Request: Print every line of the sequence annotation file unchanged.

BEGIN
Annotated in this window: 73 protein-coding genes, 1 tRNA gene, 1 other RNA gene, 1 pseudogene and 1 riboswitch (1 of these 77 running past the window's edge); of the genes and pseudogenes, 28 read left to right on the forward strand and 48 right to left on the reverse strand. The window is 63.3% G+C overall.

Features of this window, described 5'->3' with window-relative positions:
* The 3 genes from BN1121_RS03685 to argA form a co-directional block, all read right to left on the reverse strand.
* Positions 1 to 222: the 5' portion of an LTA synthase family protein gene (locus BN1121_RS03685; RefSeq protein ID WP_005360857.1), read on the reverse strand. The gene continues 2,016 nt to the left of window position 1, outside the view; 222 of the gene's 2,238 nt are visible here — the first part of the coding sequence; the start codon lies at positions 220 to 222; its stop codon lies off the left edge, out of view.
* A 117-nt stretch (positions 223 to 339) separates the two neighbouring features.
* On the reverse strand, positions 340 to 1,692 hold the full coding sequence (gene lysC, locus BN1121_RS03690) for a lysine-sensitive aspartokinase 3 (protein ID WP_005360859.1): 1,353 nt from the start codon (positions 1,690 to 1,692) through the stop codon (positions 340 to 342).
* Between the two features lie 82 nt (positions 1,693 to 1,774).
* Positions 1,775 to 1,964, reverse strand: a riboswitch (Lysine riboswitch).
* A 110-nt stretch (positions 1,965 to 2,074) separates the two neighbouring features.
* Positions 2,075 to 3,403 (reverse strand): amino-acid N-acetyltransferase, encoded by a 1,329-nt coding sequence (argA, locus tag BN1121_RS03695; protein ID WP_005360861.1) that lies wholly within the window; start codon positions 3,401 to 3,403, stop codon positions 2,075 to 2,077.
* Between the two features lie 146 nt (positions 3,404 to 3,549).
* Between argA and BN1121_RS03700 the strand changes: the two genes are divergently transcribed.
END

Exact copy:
Annotated in this window: 73 protein-coding genes, 1 tRNA gene, 1 other RNA gene, 1 pseudogene and 1 riboswitch (1 of these 77 running past the window's edge); of the genes and pseudogenes, 28 read left to right on the forward strand and 48 right to left on the reverse strand. The window is 63.3% G+C overall.

Features of this window, described 5'->3' with window-relative positions:
* The 3 genes from BN1121_RS03685 to argA form a co-directional block, all read right to left on the reverse strand.
* Positions 1 to 222: the 5' portion of an LTA synthase family protein gene (locus BN1121_RS03685; RefSeq protein ID WP_005360857.1), read on the reverse strand. The gene continues 2,016 nt to the left of window position 1, outside the view; 222 of the gene's 2,238 nt are visible here — the first part of the coding sequence; the start codon lies at positions 220 to 222; its stop codon lies off the left edge, out of view.
* A 117-nt stretch (positions 223 to 339) separates the two neighbouring features.
* On the reverse strand, positions 340 to 1,692 hold the full coding sequence (gene lysC, locus BN1121_RS03690) for a lysine-sensitive aspartokinase 3 (protein ID WP_005360859.1): 1,353 nt from the start codon (positions 1,690 to 1,692) through the stop codon (positions 340 to 342).
* Between the two features lie 82 nt (positions 1,693 to 1,774).
* Positions 1,775 to 1,964, reverse strand: a riboswitch (Lysine riboswitch).
* A 110-nt stretch (positions 1,965 to 2,074) separates the two neighbouring features.
* Positions 2,075 to 3,403 (reverse strand): amino-acid N-acetyltransferase, encoded by a 1,329-nt coding sequence (argA, locus tag BN1121_RS03695; protein ID WP_005360861.1) that lies wholly within the window; start codon positions 3,401 to 3,403, stop codon positions 2,075 to 2,077.
* Between the two features lie 146 nt (positions 3,404 to 3,549).
* Between argA and BN1121_RS03700 the strand changes: the two genes are divergently transcribed.